Warnings. You'll find recent articles here and here. If you go to Twitter and enter #FEMA as a search you'll find complaint after complaint after complaint. I have been candid in in that I don't a solid suggestion(s) as to how to fix it. There is a case to be made that there is a need for federal coordination in a mega-disaster (huge hurricane affecting multiple states) or a huge earthquake. However, if your home was just blown away, your focus is on your family and your home and you don't directly care much about people 75 miles away. You need help at your location.
A friend of mine has made a highly innovative suggestion I want to pass along.
As I said in the article at the red link, the #1 problem with FEMA is it tried to deal with 600+ disasters last year. That is ridiculous. Absolutely ridiculous. A surprisingly large number of those are forest and wildfires.
Forest and other fires should be handled by the US Forest Service. If FEMA has people with special expertise in fire disaster recovery, by all means transfer them. FEMA needs to be focused on people, not trees.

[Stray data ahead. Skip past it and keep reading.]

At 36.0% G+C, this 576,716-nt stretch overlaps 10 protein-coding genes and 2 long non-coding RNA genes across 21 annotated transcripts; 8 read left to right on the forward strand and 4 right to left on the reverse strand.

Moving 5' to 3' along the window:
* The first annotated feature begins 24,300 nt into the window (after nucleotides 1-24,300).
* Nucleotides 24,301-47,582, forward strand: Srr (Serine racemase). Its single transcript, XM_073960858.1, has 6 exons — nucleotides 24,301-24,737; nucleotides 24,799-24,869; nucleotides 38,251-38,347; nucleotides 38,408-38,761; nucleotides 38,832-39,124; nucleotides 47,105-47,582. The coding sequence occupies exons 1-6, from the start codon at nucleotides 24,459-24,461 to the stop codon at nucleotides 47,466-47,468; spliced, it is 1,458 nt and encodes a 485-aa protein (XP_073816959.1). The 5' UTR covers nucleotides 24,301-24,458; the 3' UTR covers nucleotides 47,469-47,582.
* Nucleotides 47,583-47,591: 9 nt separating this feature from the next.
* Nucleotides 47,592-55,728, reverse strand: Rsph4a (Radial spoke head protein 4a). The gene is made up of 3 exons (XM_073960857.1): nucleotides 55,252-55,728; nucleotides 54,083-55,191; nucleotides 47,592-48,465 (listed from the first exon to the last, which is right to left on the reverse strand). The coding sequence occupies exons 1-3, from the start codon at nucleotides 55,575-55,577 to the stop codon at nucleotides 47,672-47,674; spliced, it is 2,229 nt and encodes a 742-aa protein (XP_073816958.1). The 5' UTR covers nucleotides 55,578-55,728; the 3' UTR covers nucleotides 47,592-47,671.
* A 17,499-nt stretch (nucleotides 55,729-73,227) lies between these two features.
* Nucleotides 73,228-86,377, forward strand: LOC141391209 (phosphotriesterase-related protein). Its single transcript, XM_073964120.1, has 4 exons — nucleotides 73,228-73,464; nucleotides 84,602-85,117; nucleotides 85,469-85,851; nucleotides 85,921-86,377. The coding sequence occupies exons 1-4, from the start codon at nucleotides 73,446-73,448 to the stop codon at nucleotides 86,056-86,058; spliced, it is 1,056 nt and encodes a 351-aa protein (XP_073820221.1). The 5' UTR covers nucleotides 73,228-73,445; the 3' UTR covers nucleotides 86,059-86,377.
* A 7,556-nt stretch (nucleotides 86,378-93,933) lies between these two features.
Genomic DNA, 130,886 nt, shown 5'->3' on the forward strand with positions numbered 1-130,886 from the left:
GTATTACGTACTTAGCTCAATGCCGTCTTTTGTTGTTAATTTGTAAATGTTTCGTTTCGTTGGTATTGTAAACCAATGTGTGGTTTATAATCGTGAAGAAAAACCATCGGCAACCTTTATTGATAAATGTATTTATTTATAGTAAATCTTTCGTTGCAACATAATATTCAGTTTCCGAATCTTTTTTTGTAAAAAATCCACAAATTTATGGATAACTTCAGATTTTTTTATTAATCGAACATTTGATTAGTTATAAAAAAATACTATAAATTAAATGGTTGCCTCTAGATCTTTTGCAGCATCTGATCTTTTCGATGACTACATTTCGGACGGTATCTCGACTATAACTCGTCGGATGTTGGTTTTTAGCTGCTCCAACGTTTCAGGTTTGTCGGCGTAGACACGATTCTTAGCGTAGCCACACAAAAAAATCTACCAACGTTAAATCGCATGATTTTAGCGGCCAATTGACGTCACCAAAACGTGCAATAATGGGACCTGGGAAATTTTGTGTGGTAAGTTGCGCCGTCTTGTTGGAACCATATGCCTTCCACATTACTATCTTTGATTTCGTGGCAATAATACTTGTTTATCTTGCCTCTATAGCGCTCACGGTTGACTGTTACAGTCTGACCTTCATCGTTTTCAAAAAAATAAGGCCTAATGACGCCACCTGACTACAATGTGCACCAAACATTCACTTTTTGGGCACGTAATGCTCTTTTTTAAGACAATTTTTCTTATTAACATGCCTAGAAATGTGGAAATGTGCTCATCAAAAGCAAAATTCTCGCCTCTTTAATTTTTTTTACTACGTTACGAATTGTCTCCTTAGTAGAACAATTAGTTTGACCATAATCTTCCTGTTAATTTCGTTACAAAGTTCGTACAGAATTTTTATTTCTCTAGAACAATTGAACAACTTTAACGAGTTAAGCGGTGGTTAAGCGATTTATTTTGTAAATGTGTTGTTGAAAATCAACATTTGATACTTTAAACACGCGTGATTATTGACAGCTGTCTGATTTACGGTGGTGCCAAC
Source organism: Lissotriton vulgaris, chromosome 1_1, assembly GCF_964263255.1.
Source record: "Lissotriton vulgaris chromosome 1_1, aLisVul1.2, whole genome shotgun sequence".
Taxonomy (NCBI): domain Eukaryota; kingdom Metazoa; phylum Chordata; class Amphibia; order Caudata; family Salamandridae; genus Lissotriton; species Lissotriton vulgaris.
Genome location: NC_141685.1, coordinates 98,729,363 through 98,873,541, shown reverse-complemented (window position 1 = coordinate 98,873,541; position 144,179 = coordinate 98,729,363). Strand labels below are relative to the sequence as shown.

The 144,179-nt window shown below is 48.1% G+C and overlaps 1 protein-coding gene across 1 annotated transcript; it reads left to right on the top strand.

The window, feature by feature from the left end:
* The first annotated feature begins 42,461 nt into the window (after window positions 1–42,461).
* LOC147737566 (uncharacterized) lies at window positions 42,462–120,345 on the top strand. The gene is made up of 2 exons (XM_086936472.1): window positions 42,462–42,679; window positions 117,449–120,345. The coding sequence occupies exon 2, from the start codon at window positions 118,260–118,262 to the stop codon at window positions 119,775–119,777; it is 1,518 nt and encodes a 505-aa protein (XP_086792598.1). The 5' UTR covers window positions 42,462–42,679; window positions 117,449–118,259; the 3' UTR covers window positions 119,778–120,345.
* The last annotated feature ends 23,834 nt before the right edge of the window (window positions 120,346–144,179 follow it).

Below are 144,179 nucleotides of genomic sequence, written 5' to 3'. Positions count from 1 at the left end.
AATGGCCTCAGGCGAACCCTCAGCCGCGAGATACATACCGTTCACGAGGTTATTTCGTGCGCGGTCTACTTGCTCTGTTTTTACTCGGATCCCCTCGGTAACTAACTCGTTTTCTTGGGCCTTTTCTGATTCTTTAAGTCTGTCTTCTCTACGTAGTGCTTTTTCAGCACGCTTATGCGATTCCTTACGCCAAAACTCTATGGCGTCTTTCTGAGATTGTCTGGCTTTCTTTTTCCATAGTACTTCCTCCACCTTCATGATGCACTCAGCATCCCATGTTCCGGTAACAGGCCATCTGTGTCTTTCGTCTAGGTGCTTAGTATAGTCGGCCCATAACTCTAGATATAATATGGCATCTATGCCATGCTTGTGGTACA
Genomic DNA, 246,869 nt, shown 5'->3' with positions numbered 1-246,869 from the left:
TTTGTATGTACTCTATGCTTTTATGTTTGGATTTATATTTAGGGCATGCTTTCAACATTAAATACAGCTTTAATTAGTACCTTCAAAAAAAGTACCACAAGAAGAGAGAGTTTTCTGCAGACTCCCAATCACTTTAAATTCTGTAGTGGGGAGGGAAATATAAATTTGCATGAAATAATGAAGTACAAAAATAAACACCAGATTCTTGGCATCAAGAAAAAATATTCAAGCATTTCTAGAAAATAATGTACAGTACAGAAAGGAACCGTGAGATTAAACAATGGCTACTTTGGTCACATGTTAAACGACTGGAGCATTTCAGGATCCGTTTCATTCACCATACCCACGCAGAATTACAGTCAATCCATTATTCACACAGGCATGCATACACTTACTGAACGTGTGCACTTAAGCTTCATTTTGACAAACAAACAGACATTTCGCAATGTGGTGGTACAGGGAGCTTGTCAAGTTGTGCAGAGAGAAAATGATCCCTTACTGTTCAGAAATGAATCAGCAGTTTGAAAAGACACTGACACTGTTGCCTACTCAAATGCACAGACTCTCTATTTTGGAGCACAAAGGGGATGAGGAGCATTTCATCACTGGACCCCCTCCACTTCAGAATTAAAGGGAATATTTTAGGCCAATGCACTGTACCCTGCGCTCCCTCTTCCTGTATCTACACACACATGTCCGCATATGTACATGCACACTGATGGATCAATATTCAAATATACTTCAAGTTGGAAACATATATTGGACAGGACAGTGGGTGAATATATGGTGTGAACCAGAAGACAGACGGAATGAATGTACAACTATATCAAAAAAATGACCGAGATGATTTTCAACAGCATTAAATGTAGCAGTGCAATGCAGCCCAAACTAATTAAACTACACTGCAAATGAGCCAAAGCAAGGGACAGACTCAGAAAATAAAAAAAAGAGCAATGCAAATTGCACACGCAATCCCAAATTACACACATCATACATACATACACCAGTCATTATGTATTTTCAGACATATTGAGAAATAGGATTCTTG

As to the number of disasters, unless it is an exceptional year, FEMA shouldn't deal with more than 20 or so disasters each year. I understand mission creep and I understand why politicians love to swoop in with FEMA like conquering heroes. But, it just isn't working.
The National Guard is made up of highly motivated and trained volunteers. Volunteers. That means there is no big staff and overhead with nothing to do when Mother Nature is smiling. Yes, there needs to be increased disaster management training at state level and the (greatly decreased) FEMA staff can come in and help in a consulting role, when needed.
Are there many details that would need to be worked out. But, it is an idea certainly is worth considering.